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probably a dumb question re squirrel rifle

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old ugly

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i am curious. i see all sorts of guns called squirrel rifles.
what style of muzzleloader is a squirrel rifle?
is it just a small calibre rifle?
or is there a specific style of long gun that would be a squirrel rifle?
ou
tom
 

Bassdog1

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I agree its about anything you want to shoot a squirrel with. I prefer a 32 or 36 caliber as they are what I own but some have 29 cal. and several on this sight use 40 and above. I would say the biggest defining factor for me would be a gun that shoots very accurately around 35-40 yards as that seems to be about as far as I can head shoot a squirrel or rabbit.
 

sawyer04

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Used to butcher domestic hogs in the community back when neighbors were neighbors. The squirrel rifle was turned into a hog rifle for that operation. Modern weapons were available, but the old 40 was used until the custom shrank away.
 

Carbon 6

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Typically a "squirrel rifle" is small caliber, long barrel and full stocked.
 

ADK Bigfoot

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For my two cents worth, anything too small to legally hunt deer with (in my home state of NY) becomes a squirrel rifle. Or Snowshoe Hare Rifle, or whatever. That means my .32 and .36 rifles are probably squirrel rifles. My .40 is not legal for deer, but is mostly for target shooting. So it is my paper and steel rifle. My .50, .54, and .62 rifles are deer/bear rifles. And maybe someday Elk rifles. Or Moose rifles. I really need a .45 squirrel/deer/antelope rifle.

ADK Bigfoot
 

Art Caputo

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IMO, it’s generally a trim, long barreled design in 32-40 cal that shoots with sufficient accuracy to place its shots in a minimum 1.5” group st 20-40 yards. My particular choice is the 40 cal LRB with 40gr charges. While I would probably choose a 32 or 36 caliber were I hunting squirrels exclusively, I hunt the late season(Jan/Feb) combining coyote hunting, particularly at dusk/dawn. I like the 40cal as it’s sufficiently accurate for head shots on squirrels, but also effective for the longer shots on the big bodied Northeastern coyotes.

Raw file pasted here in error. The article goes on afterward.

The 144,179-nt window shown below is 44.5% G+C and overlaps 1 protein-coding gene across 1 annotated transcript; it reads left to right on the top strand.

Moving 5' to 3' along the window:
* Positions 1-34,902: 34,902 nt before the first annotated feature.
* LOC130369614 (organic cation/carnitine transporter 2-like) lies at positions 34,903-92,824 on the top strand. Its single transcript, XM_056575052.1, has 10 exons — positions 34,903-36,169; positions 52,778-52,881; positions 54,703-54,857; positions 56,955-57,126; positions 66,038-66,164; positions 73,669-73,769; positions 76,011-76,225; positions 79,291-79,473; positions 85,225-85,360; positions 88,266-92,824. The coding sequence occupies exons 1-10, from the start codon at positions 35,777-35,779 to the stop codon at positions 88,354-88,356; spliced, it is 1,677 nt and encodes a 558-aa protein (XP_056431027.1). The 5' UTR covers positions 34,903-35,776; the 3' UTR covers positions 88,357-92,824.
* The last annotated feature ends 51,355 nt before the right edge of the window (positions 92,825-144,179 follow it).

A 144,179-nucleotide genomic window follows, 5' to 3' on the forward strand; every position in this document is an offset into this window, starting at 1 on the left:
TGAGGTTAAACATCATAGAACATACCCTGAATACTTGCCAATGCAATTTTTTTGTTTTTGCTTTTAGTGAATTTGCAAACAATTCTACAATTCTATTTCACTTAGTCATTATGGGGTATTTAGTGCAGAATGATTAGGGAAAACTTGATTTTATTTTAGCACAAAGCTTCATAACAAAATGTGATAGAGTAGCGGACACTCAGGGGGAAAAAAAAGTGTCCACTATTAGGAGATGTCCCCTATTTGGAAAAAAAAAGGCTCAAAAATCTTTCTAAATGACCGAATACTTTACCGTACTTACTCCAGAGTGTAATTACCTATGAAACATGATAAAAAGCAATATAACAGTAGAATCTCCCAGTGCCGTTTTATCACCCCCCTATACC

Robby

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Ooh ok
So no particular style but usually just a smaller caliber
It’s just a general term.
Thanks
Ou
Tom
I have made small caliber rifles specifically for small game including squirrels. Because you are sometimes shooting them up in the trees, I like a buttplate with some arch to it.
Robby
 

Bob McBride

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Most dogs who haven’t had the hunt bred out of them will bark up a tree at a Squirrel but thatdoesn’t make them a Squirrel dog. I think there’s some regional, cultural, and general use tie-in here too. Not every small caliber rifle is a squirrel gun. Reminds me of the term ‘farm truck’. I have two trucks and live on a farm. One is a farm truck and one is just a run of the mill pickup truck that sometimes does farm work.
 
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oldwood

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According to old texts I've read , the squirrel rifle became not only popular , but very necessary when corn fields expanded and most of the large game animals were gone. Squirrels migrate in mass when woods food in one area runs out , so a nice corn field is easy pickin's for the tribe. Hunted through two migrations in my 60+ years , and not a lot of hunting skill required to kill a nice mess . Shooting matches became very popular for entertainment as well . The style of rifle used for squirrels were mostly post 1800 era pieces. Stocks were slim , some were highly decorated w/ inlays , and most had little carving. In the back country of Appalachia where shiny unnecessary decoration was put aside , rifles were considered tools folks carried for protection and if game appeared , to gather a meal. Seems like most "squirrel" rifles were between .25 and .40. I'm with the crowd that likes the back woods ugly old looking .40 , made out of rusty repurposed parts. My favorite .36 for farm hunting had no butt plate , and both walnut stocked rifles showed only a grease /patch hole in the side. Utilitarian to the max. , lock stock and barrel. ...........oldwood
 

Grenadier1758

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Any rifle to hunt squirrels can be a "squirrel rifle". The basic requirements are first, accuracy to hit a squirrel's head at about 15 to 20 yards, second, light in weight for ease of carry, third, barrel length suitable to ease of carry and maintain high degree of on target accuracy (sights are easy to see and align on target) and fourth, small caliber to minimize damage to meat.
 
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